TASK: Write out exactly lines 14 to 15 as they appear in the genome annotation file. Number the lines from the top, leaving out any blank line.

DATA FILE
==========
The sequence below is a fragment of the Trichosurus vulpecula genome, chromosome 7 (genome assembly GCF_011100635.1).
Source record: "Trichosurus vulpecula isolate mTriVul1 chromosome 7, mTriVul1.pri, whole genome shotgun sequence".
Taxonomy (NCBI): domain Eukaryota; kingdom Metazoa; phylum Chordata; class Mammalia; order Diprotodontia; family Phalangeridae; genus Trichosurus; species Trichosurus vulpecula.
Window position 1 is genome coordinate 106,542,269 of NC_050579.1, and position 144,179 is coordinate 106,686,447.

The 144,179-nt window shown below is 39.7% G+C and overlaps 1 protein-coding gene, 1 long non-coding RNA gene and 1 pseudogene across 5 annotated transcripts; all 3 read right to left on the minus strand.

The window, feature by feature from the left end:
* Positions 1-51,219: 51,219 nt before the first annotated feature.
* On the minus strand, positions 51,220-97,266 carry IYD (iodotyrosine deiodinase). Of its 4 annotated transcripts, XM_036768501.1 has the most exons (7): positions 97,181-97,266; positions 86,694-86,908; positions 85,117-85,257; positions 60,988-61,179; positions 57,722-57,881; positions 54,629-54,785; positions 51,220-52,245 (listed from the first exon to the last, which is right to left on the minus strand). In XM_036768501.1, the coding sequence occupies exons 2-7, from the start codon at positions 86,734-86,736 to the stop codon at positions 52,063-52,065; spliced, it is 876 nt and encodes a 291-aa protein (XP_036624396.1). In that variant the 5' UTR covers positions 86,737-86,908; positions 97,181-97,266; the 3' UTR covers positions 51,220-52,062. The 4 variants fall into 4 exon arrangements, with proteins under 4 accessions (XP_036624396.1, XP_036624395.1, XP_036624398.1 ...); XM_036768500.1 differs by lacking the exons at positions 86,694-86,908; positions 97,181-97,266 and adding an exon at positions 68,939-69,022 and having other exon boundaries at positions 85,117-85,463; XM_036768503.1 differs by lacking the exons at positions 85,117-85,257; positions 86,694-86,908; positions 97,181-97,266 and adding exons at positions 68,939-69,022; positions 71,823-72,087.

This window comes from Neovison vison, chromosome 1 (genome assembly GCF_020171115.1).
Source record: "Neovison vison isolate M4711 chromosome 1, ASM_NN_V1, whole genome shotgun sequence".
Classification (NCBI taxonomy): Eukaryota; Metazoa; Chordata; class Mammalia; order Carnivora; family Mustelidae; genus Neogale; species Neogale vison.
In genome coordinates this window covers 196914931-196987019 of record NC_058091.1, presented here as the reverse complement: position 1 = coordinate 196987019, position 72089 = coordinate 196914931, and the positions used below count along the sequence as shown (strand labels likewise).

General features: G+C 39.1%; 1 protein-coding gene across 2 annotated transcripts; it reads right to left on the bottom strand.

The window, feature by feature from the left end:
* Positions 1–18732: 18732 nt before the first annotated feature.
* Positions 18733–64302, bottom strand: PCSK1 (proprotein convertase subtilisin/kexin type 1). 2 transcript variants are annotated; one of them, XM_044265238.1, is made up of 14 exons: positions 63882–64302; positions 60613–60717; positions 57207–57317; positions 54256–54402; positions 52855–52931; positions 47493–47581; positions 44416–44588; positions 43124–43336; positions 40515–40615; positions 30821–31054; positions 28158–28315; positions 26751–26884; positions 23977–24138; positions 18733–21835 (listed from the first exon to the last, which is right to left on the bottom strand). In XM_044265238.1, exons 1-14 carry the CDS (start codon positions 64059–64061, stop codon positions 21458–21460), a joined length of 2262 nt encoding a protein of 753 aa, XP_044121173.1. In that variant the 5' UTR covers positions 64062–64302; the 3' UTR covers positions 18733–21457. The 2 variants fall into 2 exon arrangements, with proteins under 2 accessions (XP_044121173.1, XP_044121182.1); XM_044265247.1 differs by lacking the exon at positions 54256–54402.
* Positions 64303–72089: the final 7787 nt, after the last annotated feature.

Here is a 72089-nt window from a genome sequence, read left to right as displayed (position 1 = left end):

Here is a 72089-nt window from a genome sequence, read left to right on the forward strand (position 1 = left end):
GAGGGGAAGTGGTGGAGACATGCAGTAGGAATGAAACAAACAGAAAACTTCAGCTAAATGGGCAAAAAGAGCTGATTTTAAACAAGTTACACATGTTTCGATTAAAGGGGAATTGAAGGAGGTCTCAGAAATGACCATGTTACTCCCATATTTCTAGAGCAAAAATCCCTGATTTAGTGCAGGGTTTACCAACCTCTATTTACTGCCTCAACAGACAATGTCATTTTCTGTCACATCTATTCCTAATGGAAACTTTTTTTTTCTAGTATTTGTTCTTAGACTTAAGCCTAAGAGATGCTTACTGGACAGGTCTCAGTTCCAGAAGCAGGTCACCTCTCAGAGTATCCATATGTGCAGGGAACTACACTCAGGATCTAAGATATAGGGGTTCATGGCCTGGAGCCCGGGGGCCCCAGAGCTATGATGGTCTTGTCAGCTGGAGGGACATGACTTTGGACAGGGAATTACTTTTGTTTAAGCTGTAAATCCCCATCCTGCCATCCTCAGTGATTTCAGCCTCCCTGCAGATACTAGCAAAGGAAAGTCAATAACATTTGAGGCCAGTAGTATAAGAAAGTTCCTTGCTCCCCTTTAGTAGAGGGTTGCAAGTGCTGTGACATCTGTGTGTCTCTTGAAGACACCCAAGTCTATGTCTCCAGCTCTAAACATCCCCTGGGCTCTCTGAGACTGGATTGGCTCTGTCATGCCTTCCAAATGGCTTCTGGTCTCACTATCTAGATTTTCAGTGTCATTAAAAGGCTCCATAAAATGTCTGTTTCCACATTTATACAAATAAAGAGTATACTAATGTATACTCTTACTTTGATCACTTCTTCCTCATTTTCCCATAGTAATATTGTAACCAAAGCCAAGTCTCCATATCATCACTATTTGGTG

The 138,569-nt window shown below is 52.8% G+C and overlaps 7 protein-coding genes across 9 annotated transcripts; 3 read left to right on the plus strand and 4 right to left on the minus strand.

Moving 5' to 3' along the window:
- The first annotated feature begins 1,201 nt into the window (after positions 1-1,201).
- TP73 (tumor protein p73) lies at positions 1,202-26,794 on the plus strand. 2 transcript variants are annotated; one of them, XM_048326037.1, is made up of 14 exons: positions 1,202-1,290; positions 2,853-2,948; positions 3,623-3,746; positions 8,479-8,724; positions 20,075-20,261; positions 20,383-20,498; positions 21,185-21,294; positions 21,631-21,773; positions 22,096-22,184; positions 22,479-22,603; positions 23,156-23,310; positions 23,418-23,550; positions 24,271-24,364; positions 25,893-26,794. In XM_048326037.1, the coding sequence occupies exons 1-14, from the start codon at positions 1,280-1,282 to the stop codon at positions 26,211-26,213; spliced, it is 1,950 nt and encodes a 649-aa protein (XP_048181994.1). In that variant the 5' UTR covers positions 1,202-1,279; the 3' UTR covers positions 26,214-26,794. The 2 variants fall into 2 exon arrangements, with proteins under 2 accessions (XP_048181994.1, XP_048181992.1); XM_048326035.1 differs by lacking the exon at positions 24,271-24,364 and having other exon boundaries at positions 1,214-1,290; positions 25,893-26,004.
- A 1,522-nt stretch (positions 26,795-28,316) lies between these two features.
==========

The window, feature by feature from the left end:
* Positions 1–18732: 18732 nt before the first annotated feature.